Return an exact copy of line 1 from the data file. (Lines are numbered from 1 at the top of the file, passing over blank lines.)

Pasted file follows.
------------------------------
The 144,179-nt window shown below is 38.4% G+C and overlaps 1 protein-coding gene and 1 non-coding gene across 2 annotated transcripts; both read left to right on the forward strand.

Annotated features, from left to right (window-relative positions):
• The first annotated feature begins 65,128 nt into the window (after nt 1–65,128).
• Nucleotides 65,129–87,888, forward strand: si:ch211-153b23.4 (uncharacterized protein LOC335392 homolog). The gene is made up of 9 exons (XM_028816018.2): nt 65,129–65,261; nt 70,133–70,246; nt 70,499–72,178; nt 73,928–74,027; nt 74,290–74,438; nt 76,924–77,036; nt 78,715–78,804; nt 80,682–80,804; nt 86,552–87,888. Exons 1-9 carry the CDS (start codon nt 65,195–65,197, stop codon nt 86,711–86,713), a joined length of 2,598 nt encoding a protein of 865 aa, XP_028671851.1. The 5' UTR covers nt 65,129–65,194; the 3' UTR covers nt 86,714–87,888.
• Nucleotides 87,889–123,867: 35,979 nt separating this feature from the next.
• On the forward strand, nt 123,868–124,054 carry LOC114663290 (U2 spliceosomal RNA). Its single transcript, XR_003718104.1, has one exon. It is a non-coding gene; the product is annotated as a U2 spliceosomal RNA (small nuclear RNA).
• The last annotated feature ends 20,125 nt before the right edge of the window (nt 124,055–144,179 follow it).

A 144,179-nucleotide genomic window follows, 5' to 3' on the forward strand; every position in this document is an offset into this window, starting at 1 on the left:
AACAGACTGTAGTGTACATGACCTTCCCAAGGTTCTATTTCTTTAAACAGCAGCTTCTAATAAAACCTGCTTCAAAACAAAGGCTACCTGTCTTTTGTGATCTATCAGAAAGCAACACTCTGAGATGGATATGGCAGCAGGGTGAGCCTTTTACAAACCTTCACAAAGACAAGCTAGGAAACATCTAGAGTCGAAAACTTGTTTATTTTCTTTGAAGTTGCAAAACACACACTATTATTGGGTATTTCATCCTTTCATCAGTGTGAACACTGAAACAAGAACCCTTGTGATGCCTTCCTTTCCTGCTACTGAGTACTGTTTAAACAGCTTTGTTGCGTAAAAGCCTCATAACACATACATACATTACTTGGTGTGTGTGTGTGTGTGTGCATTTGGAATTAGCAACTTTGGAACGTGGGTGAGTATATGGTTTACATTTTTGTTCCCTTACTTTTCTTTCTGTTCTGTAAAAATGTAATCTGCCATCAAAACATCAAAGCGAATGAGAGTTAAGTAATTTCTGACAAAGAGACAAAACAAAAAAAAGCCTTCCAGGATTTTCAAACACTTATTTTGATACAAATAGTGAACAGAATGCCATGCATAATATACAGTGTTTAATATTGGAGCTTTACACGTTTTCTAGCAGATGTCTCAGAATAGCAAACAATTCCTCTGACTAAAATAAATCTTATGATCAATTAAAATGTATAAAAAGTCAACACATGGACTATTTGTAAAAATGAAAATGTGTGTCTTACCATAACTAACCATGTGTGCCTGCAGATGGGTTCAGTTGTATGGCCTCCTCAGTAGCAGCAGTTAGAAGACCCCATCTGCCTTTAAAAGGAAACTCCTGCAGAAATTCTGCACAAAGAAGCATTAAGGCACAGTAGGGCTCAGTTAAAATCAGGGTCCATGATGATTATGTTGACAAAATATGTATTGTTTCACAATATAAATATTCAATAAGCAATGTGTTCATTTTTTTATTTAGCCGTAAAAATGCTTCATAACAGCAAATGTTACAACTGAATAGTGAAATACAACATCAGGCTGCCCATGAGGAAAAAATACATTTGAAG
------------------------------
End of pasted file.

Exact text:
The 144,179-nt window shown below is 38.4% G+C and overlaps 1 protein-coding gene and 1 non-coding gene across 2 annotated transcripts; both read left to right on the forward strand.